Together almost daily since early January, she and her teammates are now connected electronically only. It will have to do.

“We have a big group message and we communicate quite a bit. We still have each other’s backs and are supporting each other through this, even though it’s not softball things,” Achenbach said. “We’re supporting each other through life and whatever comes at us.”

The team gathered at 3 p.m. Friday, March 13, the evening before the Big Sky had announced suspension of all spring sports. Not long before the meeting, the president announced the country was officially in a state of emergency.

But there was hope in that one word: suspension. The season had yet to be canceled. The Big Sky had announced a suspension until April 15, at which time things would be reevaluated.

It wasn’t much, but it was something.

“All of us were hanging on to that sliver of hope that we might get to play at least the Big Sky tournament or something,” Achenbach said. “Then even that got taken away. I guess I would have preferred to be hopeful for a little bit than just having our season canceled right away. It was kind of gradual, but it still wasn’t fun.”

The Big Sky canceled all spring competitions and championships on March 18. 

The games? The practices? The pursuit of a championship, the realization of a shared dream? All done.

Most of the players had headed home for spring break, when it was just a suspended season, all hopeful they would return to campus and practice through the suspension, then play again by mid-April.

Instead, their season was canceled in the heart of spring break. With Montana going to online classes for the rest of the semester, home is where most of them remain.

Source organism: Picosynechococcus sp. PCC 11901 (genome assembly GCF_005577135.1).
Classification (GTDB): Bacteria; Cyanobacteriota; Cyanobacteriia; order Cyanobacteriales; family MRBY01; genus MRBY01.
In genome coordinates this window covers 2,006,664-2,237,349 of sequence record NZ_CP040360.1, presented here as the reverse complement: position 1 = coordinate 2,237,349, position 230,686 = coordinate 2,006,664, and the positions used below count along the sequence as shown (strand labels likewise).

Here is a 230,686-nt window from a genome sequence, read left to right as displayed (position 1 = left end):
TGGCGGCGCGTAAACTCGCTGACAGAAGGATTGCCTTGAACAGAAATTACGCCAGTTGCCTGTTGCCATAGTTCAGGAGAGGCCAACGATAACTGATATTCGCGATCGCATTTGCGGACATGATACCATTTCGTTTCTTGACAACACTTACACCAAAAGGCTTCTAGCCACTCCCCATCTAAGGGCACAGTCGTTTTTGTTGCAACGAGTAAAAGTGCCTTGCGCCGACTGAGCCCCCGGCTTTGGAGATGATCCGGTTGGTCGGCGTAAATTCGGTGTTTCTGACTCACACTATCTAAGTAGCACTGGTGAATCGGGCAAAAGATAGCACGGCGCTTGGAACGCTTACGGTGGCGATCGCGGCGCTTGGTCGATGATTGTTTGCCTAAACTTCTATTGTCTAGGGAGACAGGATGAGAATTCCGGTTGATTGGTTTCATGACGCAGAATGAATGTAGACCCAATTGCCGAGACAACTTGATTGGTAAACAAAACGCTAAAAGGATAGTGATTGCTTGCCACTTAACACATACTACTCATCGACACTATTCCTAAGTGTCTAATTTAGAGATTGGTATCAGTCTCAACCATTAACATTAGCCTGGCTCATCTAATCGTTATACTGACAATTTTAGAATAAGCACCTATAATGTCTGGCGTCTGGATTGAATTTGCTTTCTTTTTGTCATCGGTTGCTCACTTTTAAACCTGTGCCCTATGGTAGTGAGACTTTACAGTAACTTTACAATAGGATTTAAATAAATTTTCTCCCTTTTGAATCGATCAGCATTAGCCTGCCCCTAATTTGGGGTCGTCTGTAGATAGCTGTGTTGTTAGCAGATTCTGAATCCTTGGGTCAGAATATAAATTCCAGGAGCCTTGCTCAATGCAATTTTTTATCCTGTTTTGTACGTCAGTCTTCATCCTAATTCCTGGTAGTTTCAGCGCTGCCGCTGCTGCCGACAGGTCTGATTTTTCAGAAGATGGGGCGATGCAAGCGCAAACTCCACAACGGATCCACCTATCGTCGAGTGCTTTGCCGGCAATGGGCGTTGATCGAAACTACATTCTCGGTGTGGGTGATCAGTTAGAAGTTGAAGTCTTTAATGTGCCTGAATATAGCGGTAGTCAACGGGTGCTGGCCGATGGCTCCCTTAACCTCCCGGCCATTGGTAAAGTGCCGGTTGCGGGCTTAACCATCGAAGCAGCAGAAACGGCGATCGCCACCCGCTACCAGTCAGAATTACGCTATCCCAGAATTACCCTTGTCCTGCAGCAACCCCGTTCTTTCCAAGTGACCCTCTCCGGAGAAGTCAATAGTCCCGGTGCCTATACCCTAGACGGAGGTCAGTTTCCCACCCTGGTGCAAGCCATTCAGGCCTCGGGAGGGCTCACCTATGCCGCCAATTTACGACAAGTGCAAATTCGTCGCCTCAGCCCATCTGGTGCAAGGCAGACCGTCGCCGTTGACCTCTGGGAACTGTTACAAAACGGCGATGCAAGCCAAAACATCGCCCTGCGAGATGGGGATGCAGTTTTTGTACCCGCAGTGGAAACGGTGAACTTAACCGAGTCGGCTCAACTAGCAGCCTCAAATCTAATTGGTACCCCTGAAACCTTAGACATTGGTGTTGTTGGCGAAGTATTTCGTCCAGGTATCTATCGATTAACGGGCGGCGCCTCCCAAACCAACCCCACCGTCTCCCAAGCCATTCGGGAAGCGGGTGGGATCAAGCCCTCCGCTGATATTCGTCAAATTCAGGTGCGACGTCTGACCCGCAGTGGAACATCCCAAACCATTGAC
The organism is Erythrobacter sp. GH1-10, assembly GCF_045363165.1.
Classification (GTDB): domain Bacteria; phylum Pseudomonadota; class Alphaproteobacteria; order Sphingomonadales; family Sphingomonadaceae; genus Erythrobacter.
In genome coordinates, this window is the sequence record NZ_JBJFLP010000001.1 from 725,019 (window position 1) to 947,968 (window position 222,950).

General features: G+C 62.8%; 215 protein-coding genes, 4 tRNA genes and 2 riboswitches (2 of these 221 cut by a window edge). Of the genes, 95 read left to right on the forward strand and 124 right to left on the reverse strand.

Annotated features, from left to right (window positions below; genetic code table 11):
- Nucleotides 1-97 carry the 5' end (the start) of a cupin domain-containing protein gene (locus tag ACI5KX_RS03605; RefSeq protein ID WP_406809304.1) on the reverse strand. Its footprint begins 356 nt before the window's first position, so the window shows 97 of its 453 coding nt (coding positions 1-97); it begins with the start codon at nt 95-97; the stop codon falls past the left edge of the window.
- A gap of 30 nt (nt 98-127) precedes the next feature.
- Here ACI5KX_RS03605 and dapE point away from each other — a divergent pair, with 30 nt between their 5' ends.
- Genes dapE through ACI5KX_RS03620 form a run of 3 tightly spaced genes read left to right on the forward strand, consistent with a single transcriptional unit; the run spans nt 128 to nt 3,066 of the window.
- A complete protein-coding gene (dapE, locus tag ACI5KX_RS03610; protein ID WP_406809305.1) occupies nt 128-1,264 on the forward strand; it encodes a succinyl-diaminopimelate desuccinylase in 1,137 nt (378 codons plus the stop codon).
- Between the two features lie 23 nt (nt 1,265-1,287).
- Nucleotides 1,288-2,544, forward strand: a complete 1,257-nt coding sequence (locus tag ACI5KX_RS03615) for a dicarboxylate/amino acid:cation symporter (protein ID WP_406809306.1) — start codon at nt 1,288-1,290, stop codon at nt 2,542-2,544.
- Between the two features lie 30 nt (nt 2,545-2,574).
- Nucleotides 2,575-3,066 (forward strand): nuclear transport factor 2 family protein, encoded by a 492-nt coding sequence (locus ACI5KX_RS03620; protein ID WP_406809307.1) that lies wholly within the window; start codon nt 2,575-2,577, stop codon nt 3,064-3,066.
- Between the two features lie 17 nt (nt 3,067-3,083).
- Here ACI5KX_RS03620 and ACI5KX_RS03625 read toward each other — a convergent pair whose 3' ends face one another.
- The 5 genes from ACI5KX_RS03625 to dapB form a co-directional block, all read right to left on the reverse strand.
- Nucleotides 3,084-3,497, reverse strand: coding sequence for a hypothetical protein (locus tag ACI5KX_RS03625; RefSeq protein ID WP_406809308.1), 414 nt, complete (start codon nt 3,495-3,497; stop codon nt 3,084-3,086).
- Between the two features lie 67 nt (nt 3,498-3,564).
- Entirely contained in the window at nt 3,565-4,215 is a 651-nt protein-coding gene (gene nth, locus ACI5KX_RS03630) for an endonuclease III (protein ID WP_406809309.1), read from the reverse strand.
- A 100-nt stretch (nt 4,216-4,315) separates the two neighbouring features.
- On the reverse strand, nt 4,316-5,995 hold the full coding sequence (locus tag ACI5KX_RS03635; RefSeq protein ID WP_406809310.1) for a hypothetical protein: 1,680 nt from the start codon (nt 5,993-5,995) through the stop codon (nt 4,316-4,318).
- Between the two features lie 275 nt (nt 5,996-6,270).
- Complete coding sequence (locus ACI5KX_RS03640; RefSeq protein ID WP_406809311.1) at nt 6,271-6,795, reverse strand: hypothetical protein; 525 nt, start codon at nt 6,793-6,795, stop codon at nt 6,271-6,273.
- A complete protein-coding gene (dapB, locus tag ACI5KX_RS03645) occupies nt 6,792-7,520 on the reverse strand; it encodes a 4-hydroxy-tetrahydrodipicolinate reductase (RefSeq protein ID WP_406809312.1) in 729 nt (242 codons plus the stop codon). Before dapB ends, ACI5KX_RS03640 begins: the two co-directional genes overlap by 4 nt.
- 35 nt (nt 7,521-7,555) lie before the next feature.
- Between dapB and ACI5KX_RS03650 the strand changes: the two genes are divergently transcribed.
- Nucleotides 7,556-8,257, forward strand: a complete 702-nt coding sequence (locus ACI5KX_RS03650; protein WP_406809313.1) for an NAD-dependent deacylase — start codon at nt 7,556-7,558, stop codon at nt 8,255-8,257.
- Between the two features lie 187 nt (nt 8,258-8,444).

It’s why the Big Sky Conference Pitcher of the Year is in Great Falls, celebrating the more prosaic victories, like finding a store that has toilet paper in stock.

Of course Achenbach isn’t officially the Big Sky Pitcher of the Year -- who knows what the league will decide to do with the usual postseason awards -- but she has as good a claim as anyone.

A league-best nine wins. A league-best 76 strikeouts. A 2.57 earned-run average.

The Griz had hit stride.

“That definitely makes it harder,” says Achenbach. “We had so much hope for conference and what was to come. It feels like unfinished business. Who knows what would have happened? But at least it would have been under our control. Winning the Big Sky would have been up to us.”

When a softball season comes to an end in May, it brings with it the usual emotions. For starters: depression that everything that has been worked for is over. And that it will never be quite the same ever again.

Then acceptance arrives and summer comes and it won’t be long until school and fall workouts resume. Now? Fall feels like forever from today. And who knows what that will even bring.

The calendar shows the weeks ahead, all future Montana softball games, once highlighted, now X-ed out in red.

No one could have prepared for this. But Achenbach still has it. Her passion for the game. Her love of team. It’s what she continues to hold on to. She has to.

With everything right now being filed under UNKNOWN, she looks forward to what she hopes is ahead, and that it arrives sooner rather than later.

“I still haven’t come to terms with the idea that my junior season is over,” she said. “But I’m still excited for the next time I get to step on the field. I haven’t lost that motivation. I wished I was playing right now.

“It’s crazy to me that it’s March and we’ve already turned in our equipment. We don’t do that until May. It’s just a crazy time.”